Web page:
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Anatomy and histochemistry of the vegetative organs of Cissus verticillata: a native medicinal plant of the Brazilian Amazon

Abstract

The purpose of this paper was to carry out an anatomical and histochemical analysis of the vegetative organs of Cissus verticillata (L.) Nicolson & C.E. Jarvis, Vitaceae, to contribute for the attest the taxonomic identity of the medicinal plant. Samples from root, stem, leaf and tendril were cleared, dissociated and processed according to the usual methodology for observation under light and scanning electron microscopes. Histochemical tests were performed in order to identify polysaccharides, phenolic and lipid compounds. The C. verticillata root is typically protostelic, and the stem is eustelic with collateral bundles. The tendril presents structural organization similar to the stem, suggesting a common origin for both. The petiole has an epidermis with ornamented cuticle; the cortex is composed of collenchyma and parenchyma, and the vascular tissues are arranged in collateral bundles. The leaf blade is amphistomatic with non-glandular and glandular trichomes, and the mesophyll is dorsiventral. The identification of the idioblasts as secretion site of the phenolic compounds, mucilage and terpenoids as being responsible for the potential activity of the plant is of fundamental importance for future bioprospecting research on this species.

anatomy; secondary metabolites; vegetal insulin; Vitaceae


Anatomy and histochemistry of the vegetative organs of Cissus verticillata - a native medicinal plant of the Brazilian Amazon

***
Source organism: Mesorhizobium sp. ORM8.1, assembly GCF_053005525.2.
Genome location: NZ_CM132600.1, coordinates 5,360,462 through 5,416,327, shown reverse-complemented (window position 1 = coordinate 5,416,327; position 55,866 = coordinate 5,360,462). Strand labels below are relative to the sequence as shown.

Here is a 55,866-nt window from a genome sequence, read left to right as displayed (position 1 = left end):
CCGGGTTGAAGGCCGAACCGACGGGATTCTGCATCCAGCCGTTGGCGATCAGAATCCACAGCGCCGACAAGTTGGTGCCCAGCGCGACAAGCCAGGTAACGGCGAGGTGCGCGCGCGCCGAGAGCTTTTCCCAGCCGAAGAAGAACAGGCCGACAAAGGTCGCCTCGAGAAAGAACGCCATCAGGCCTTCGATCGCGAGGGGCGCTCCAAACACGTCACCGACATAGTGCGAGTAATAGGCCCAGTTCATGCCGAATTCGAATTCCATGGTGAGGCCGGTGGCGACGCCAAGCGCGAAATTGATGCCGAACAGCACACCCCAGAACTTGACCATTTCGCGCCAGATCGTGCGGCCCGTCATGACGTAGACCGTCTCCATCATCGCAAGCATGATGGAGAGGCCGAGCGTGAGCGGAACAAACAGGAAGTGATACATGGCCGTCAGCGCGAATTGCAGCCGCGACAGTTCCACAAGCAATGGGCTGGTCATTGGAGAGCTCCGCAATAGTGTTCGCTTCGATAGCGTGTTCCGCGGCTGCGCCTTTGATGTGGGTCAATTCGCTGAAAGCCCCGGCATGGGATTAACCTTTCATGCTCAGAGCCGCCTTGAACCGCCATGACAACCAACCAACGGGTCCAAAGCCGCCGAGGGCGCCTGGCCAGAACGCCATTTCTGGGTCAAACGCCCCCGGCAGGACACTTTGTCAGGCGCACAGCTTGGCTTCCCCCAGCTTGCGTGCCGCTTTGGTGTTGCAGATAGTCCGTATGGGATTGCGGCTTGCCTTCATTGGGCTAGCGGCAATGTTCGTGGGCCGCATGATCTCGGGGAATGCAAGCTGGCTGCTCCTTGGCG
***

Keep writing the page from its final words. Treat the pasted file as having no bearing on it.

Andréia B. de OliveiraI; Maria S. de MendonçaI; Aristea A. AzevedoII; Renata M. S. A. MeiraII

ILaboratório de Botânica Agroflorestal, Universidade Federal do Amazonas, Brazil

IILaboratorio de Anatomia Vegetal, Universidade Federal de Viçosa, Brazil

Correspondence Correspondence: Renata Maria Strozi Alves Meira Plant Anatomy Laboratory, Federal University of Viçosa Avenida P. H. Rolfs s/n Ca mpus Center 36560-000 Viçosa-MG, Brazil rmeira@ufv.br Tel. +55 31 3899 2584

ABSTRACT

The purpose of this paper was to carry out an anatomical and histochemical analysis of the vegetative organs of Cissus verticillata (L.) Nicolson & C.E. Jarvis, Vitaceae, to contribute for the attest the taxonomic identity of the medicinal plant. Samples from root, stem, leaf and tendril were cleared, dissociated and processed according to the usual methodology for observation under light and scanning electron microscopes. Histochemical tests were performed in order to identify polysaccharides, phenolic and lipid compounds. The C. verticillata root is typically protostelic, and the stem is eustelic with collateral bundles. The tendril presents structural organization similar to the stem, suggesting a common origin for both. The petiole has an epidermis with ornamented cuticle; the cortex is composed of collenchyma and parenchyma, and the vascular tissues are arranged in collateral bundles. The leaf blade is amphistomatic with non-glandular and glandular trichomes, and the mesophyll is dorsiventral. The identification of the idioblasts as secretion site of the phenolic compounds, mucilage and terpenoids as being responsible for the potential activity of the plant is of fundamental importance for future bioprospecting research on this species.

Keywords: anatomy, secondary metabolites, vegetal insulin, Vitaceae

Introduction